Fav Artisan: Emma Blue

Interview with Emma Blue

Tell me a little about yourself?

I love books and reading and stories, I’m addicted to tea, and I love naps.

Where are you from and where are you based now?

I’m from Manchester originally, but I came to Derby over 10 years ago and ended up staying. Even though it’s a city, to me Derby feels more like a big town. There’s a lot of creativity here, and artists/creatives across all disciplines really seem to support each other and help each other out.

Which artists/designers inspire you?

Su Blackwell is someone who inspired me when I first started getting into book sculpture and papercutting. Her work is so evocative, so detailed and beautiful. I can spend hours looking at her pieces. I was lucky enough to get to see her Wuthering Heights book sculpture close-up at a gallery recently, and it just blew me away.

I also love the illustrations of Nan Lawson. She manages to catch perfect moments from pop culture, be it favourite scenes from films, or lines from songs, and turns them into beautiful, heartfelt pictures.

Tell me about your business?

I had a job I loved in a library for about eight years before cuts meant half the workforce were made redundant. I used this as an opportunity to take a good look at what I wanted to do, and decided to set up my own business creating bespoke craft items and also teaching workshops. I had nothing to lose, and figured if it didn’t work out, I could always get a ‘proper’ job, but I’ve been lucky so far. So, we’ll see.

When did you first start making creative items?

I’ve always spent my free time up to my eyeballs in paper and glue and fabric and bits of wire and string and whatnot. I’ve been making handmade gifts for friends and family for years, and I think it’s the feedback from these that first gave me the idea that I could make things that people would maybe want to own.

Where has the inspiration come from?

I get my inspiration from all over the place. I’ve always loved books and reading, and so a lot of my work springs from that, favourite quotes, ideas, and just the idea of telling a story. When I worked at the library, I’d feel sorry for the damaged books and the books that had to be withdrawn because they were too old or out of date, and so I wanted to give them a new lease of life and let them tell different stories, find a way for them to be loved again. I’m also a little obsessed with time travel, so the clocks, I think, came from that.

What techniques are applied?

I use a scalpel to make my papercuts and book sculptures, and I also use lino printing, embroidery, applique, bookbinding, hand-stamping, clay sculpture and wire modelling.  There is also a lot of glueing.

Are your products suitable for children?

Some of the fabric creatures and robots I make are suitable for children – mostly the plush ones rather than those with buttons or with wires inside. With commissions I can tailor things to suit specific needs. I’d say the papercuts, clocks and book sculptures should be kept away from little hands. They could make nice pictures for bedroom walls, though – especially the personalised letter, name or family tree papercuts.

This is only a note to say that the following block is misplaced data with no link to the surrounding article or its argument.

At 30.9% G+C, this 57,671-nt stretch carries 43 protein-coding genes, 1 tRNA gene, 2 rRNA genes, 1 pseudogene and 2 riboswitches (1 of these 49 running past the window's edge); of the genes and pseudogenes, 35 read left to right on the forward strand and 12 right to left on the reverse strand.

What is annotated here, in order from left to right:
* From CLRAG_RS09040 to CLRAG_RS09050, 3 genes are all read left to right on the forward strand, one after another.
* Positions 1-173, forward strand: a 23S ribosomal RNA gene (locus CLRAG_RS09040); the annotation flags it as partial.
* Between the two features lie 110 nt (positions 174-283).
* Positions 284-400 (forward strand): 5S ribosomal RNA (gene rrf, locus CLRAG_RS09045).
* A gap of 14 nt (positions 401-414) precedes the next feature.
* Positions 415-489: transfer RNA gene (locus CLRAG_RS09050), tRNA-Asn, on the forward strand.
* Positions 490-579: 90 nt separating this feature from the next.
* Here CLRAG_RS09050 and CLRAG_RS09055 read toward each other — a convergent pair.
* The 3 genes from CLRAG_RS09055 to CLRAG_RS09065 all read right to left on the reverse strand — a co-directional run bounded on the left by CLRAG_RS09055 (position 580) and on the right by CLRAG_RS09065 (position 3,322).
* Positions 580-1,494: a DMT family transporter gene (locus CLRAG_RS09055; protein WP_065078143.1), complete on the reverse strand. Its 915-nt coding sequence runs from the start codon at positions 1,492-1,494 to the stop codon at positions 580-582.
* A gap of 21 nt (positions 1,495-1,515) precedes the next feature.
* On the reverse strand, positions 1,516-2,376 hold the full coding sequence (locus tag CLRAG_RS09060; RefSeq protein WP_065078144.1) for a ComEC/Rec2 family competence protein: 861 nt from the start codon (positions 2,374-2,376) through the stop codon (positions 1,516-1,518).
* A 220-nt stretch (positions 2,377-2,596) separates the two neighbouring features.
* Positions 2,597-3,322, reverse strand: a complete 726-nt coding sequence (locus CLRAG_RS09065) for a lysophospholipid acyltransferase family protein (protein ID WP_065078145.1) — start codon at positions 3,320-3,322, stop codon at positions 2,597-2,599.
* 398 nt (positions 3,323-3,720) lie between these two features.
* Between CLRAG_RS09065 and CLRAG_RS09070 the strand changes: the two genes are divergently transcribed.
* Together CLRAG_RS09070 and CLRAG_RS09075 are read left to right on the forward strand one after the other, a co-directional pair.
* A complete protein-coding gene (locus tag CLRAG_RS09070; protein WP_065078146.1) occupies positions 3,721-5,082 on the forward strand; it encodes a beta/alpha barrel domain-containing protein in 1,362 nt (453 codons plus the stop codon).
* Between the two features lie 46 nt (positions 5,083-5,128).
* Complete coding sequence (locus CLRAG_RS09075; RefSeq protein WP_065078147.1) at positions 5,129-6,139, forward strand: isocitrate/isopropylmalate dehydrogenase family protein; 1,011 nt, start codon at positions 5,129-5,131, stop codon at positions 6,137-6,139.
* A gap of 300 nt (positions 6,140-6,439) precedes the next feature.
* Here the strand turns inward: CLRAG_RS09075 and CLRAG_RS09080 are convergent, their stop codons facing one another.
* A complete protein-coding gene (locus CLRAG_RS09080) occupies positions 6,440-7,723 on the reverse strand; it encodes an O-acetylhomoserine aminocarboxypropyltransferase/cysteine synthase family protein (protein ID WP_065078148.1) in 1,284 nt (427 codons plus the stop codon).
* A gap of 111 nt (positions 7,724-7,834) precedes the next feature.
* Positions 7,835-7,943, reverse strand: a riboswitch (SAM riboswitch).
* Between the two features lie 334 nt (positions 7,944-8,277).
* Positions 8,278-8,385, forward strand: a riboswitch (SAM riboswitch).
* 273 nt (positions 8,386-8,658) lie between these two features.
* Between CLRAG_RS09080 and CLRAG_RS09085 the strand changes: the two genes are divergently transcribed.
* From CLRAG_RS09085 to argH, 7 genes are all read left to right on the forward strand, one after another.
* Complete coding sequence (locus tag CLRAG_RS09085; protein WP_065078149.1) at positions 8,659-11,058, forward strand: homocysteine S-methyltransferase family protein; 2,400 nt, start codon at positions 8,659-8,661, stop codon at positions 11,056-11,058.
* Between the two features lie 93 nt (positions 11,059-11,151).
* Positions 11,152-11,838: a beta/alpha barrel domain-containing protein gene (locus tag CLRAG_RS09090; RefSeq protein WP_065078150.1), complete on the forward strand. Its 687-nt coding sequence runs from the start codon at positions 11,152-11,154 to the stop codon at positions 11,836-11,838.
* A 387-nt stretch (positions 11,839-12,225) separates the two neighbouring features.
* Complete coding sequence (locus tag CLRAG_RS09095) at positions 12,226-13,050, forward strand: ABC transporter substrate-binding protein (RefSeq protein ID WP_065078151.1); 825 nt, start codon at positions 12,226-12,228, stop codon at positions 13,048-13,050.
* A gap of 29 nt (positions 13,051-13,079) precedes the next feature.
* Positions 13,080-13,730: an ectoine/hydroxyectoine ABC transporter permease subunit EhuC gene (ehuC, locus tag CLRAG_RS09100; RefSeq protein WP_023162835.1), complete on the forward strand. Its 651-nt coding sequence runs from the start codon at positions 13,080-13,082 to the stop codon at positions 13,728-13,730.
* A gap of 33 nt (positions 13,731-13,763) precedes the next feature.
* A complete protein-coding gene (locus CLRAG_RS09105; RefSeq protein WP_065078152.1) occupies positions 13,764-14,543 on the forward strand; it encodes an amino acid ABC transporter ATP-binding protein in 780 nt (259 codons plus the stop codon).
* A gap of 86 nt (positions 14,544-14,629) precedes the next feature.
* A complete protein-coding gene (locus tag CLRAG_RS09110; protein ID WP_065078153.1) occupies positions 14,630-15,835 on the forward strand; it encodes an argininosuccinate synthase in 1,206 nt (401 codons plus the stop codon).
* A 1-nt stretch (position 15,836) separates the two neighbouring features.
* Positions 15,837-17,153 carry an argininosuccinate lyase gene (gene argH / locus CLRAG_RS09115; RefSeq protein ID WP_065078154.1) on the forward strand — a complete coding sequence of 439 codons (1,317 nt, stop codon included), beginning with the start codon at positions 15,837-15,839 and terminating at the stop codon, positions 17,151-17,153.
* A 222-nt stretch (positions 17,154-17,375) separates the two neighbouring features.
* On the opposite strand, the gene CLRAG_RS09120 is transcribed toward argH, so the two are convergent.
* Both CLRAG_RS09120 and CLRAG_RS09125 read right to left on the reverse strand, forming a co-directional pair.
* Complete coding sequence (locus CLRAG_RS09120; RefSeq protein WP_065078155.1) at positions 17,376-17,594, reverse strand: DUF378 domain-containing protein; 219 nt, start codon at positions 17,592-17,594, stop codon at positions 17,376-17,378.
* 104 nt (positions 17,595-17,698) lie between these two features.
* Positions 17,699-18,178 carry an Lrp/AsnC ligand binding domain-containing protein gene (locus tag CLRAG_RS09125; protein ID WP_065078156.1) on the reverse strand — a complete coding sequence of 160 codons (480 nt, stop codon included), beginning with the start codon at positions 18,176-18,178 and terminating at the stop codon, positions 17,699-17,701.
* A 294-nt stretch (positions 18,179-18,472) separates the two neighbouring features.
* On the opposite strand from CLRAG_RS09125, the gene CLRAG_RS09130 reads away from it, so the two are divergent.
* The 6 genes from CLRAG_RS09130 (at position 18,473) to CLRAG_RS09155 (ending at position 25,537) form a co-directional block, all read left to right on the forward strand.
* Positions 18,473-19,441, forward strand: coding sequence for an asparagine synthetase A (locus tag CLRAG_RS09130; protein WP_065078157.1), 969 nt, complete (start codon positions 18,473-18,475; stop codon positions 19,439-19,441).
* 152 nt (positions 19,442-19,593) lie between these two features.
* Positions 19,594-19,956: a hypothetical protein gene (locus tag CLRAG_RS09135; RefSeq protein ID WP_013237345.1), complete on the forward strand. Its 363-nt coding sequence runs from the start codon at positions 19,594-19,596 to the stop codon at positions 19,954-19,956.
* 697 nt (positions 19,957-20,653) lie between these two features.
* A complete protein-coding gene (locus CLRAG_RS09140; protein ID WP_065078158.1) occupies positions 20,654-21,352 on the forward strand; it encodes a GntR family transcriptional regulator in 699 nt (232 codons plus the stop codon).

Do you sell outside the UK?

I sell mostly at craft fairs, but have recently sent items to my first stockist, and I’m on the lookout for more now. I have a shop on Etsy, and through that I’ve sold items to lovely people in Europe and the US. It’s exciting when someone likes something and wants to buy it, and it makes me giddy when that person is from the other side of the world!

Where are your fabrics and materials from? Are they locally sourced?

A lot of the books I use are ex-library stock, or sourced from local charity shops. I get most of my fabric from a great stall on the local market. They let me buy in quantities as small as I like, and are also really helpful when I’m trying to source specific things.

If you had to choose one piece of work which is your favourite?

I think, at the moment, my favourite things are the tiny books that come with the moon necklaces. I typed them out on an old typewriter, using a story I’d made up after finding out Earth has lots and lots of tiny moons in its orbit. The first moon necklace in this series is a replica of a (possibly pretend) moon named Velma. I’m excited about “discovering”/making up other tiny moons.

Do you have a favourite theme?

“love of reading” / “love of books”

If you had to describe your work in 3 words- what 3 words would you use?

Happy, quirky, heartfelt.

Do you have a quote of the day?

I’ve got about a hundred! I have a growing list that I’m slowly turning into papercuts. The one I’m channelling the most right now is:

“Start with a big, fat lump in your throat. Start with a profound sense of wrong a deep homesickness, or a crazy lovesickness, and run with it. If you imagine less, less will be what you undoubtably deserve. Do what you love, and don’t stop until you get what you love. Work as hard as you can, imagine immensities, don’t compromise, and don’t waste time. Start now. Not 20 years from now, not two weeks from now. Now.” – Debbie Millman

 

 

 

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